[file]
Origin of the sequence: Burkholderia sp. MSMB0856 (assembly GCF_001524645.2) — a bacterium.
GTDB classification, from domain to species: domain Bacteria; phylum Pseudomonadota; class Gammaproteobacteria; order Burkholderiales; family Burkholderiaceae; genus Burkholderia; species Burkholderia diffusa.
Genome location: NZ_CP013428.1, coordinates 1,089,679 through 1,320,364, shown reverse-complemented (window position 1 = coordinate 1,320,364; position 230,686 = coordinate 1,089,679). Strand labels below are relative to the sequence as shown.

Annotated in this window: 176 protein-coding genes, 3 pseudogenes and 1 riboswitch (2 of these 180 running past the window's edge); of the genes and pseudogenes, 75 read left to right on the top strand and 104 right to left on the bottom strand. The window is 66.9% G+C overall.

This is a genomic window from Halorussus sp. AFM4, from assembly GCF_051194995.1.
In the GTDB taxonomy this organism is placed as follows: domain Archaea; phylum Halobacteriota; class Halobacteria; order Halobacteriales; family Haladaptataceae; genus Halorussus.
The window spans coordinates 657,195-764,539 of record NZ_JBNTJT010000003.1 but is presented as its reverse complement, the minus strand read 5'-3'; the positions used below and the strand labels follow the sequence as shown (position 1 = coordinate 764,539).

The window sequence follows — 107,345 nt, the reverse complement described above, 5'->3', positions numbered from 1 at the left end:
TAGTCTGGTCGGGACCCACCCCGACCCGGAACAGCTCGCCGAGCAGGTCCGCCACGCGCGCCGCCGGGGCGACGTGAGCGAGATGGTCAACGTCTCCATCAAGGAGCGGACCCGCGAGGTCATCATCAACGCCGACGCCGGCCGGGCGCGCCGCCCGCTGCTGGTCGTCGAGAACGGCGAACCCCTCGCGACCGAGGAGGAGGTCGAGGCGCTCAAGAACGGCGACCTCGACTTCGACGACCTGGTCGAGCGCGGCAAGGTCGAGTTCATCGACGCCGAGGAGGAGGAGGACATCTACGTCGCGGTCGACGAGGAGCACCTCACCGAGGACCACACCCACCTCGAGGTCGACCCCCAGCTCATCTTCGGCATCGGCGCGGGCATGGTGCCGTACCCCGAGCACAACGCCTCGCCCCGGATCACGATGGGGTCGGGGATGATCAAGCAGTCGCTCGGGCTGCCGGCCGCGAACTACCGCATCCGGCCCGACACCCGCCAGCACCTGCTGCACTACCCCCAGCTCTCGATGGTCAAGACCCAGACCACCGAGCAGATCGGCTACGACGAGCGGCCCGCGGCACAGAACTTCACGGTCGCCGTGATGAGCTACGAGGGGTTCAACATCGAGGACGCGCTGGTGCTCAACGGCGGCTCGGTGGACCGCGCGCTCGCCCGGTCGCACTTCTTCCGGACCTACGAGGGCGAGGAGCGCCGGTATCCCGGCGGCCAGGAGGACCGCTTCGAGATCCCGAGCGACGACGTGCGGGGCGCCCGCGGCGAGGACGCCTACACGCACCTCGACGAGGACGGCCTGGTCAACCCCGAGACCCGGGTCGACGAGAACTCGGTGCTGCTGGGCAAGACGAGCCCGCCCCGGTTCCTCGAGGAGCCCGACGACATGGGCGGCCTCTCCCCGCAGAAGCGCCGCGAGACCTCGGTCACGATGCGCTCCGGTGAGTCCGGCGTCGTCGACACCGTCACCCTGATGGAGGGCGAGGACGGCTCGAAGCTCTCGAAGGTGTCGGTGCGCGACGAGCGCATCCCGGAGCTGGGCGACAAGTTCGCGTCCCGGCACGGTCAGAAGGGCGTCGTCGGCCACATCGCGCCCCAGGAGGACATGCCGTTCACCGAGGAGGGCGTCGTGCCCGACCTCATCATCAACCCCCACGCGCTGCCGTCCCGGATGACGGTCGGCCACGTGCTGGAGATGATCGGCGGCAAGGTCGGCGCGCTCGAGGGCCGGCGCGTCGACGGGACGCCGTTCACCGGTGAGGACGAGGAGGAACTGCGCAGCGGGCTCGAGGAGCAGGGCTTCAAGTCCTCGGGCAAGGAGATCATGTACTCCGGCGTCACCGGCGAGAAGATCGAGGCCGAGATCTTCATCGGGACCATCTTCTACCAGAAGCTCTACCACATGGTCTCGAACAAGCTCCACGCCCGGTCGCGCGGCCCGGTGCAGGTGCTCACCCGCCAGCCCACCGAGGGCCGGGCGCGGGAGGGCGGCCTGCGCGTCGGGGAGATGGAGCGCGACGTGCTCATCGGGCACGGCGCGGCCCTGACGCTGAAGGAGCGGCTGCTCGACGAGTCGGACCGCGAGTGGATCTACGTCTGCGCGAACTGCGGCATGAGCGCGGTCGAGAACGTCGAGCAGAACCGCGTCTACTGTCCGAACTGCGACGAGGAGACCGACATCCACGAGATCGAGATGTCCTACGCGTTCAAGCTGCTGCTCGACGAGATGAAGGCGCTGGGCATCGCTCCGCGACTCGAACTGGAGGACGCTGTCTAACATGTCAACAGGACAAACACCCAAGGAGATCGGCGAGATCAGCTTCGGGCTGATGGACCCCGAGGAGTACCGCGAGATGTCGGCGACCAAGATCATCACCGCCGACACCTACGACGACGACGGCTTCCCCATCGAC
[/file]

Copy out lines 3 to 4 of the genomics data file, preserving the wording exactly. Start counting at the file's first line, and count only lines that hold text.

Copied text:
Genome location: NZ_CP013428.1, coordinates 1,089,679 through 1,320,364, shown reverse-complemented (window position 1 = coordinate 1,320,364; position 230,686 = coordinate 1,089,679). Strand labels below are relative to the sequence as shown.

Annotated in this window: 176 protein-coding genes, 3 pseudogenes and 1 riboswitch (2 of these 180 running past the window's edge); of the genes and pseudogenes, 75 read left to right on the top strand and 104 right to left on the bottom strand. The window is 66.9% G+C overall.